Things You Need to Stop Saying to People
Considering how much I talk and all of the ridiculous things I say accidentally, I'm probably the last person to be giving anyone advice about communication. However, the fact remains that there are some phrases that we all need to eliminate from daily conversation.
Things You Need to Stop Saying to People:
1. "When you [x]." Admittedly, I may be oversensitive to this one, but if I could have a dollar for every time someone has said to me "When you get married..." The assumption being, of course, that the question of my marriage is just a matter of time. Granted, the older I'm getting the more likely people are to subjugate the clause with the word if rather than when, which is actually fine by me.
Because my point is that you don't know what people's goals are for their lives, and by framing your comments from the position of when rather than if, you reveal your belief that this is the one action needed to bring your friend back into step with expectation.
When you go to college...
When you get married...
When you have children...
When you buy a home...
Normally when we say things like this, we're making jokey, throwaway comments intended to help our friends appreciate our struggles: "Just you wait until your turn, buddy." I totally understand. My purpose here isn't to make you paranoid but to help you see the flip side and understand that for some people, responding to comments like these can feel awkward.
2. "You're so lucky that [x]." Another throwaway comment that can really backfire and cause a lot of unintended pain. When your toddler is attempting to crawl up your torso and chew your face off while simultaneously emitting troublesome fumes from his back end, you might be tempted to turn to your childless friend and say, "Aren't you glad you don't have to deal with stuff like this?"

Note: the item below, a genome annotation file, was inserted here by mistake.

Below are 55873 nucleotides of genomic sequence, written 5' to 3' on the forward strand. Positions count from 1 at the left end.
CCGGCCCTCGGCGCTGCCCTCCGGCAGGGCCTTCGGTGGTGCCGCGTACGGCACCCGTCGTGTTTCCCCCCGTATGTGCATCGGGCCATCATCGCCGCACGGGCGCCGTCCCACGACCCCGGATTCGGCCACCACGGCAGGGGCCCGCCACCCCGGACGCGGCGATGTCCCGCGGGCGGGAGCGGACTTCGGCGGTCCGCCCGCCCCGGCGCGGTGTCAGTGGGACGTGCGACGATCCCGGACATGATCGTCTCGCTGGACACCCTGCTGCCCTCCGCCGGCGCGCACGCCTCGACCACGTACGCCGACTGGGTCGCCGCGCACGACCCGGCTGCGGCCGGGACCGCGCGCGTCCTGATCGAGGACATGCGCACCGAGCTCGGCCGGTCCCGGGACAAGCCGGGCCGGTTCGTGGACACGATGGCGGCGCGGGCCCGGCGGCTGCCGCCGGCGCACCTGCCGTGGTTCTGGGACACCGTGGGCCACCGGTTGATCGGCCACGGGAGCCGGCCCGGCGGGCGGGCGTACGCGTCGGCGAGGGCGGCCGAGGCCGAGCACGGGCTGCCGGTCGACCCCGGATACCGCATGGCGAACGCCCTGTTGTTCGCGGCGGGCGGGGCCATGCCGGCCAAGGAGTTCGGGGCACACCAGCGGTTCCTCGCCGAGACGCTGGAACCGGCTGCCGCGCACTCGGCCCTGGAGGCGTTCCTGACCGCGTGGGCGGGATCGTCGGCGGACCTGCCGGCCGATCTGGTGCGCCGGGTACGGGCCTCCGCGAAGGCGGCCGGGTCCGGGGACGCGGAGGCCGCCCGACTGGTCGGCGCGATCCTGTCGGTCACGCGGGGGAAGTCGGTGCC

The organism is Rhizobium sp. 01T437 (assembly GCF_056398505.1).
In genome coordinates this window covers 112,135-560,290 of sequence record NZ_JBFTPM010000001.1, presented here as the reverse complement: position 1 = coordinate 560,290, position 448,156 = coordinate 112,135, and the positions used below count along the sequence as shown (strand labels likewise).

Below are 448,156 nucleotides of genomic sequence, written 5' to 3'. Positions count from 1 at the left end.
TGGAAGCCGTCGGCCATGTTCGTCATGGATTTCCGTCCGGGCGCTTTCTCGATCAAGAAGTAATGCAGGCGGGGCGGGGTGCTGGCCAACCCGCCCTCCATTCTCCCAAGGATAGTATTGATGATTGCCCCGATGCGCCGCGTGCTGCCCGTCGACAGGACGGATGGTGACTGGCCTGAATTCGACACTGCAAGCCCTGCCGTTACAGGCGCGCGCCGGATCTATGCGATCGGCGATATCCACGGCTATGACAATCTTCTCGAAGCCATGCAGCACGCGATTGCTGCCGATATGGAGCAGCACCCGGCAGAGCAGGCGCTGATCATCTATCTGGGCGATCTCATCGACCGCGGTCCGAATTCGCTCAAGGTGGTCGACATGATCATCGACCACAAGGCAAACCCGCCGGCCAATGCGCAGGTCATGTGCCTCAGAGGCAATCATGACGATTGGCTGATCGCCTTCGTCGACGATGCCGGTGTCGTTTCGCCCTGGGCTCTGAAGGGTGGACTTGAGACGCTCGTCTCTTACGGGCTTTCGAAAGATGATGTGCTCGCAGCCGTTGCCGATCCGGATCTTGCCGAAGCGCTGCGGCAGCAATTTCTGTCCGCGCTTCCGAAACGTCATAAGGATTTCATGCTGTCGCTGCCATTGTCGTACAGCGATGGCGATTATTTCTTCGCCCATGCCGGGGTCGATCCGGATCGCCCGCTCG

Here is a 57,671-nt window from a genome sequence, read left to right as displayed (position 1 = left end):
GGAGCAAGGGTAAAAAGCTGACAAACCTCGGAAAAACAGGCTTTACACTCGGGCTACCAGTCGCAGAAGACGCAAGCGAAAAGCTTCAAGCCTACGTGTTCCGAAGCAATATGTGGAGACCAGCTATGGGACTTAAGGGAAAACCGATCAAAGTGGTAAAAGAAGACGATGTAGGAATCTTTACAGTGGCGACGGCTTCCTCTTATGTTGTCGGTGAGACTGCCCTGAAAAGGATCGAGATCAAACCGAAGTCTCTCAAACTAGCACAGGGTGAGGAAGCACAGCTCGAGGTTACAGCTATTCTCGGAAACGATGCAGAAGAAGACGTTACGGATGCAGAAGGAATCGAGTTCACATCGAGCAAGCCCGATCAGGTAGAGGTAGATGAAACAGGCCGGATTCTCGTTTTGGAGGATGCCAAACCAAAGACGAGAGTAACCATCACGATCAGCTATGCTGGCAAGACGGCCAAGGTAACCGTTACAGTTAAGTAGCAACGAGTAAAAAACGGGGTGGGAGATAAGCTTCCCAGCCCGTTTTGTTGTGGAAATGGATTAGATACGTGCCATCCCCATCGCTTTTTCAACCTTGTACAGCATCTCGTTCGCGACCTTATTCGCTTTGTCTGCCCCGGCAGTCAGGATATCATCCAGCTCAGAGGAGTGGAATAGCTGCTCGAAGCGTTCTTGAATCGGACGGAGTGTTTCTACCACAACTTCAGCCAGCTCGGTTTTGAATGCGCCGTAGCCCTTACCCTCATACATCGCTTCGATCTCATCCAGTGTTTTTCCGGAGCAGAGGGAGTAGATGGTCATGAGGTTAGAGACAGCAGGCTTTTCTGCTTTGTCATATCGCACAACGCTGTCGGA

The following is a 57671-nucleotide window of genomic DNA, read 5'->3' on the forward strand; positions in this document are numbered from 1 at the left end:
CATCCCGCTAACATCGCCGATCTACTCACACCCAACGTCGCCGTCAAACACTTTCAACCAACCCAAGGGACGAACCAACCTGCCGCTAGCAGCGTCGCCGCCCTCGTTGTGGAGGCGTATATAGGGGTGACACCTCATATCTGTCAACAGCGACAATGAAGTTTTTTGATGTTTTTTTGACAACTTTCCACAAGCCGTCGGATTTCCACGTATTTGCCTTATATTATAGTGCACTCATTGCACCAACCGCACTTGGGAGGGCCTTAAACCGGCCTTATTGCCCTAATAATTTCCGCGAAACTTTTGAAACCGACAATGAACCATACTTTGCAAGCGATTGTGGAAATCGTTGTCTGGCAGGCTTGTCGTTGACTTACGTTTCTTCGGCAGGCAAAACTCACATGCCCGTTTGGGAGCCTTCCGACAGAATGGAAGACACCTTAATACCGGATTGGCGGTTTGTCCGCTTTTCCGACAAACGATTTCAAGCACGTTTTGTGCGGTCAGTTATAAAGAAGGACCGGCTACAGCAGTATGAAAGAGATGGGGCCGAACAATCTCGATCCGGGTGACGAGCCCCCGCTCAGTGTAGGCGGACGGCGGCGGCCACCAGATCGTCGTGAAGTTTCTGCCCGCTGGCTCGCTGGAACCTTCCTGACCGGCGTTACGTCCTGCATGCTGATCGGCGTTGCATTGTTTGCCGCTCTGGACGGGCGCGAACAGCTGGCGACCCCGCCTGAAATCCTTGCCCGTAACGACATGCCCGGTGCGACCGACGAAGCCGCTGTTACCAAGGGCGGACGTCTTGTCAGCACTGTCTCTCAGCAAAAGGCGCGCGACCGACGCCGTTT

But unless you're close enough with that friend know how he feels, you should probably stop saying stuff like that. I can't tell you how many times I've known friends struggling with infertility to be unintentionally hurt by other friends telling them they're so "lucky" that they don't have children yet. Friends with health issues who are told that they're "lucky" to be so thin. Single friends who want to cry every time people tell them they're "lucky" that they don't have a family complicating their schedules.
I know your intention when you say things like this is almost always to encourage.
Just be careful. That's all I'm saying.
3. "Don't be afraid to be yourself." Frankly, you should be very afraid to be yourself. While I appreciate the intended sentiment and believe that we should develop as individuals (because the diversity of humanity is a representation of the image of God), I also know that people are awful--they're fallen and broken and wounded and selfish.
So am I.
That's why my goal is not to become more like myself. My goal is to become like Christ. Only then will I be completely myself, because I have been created to find my identity in Him.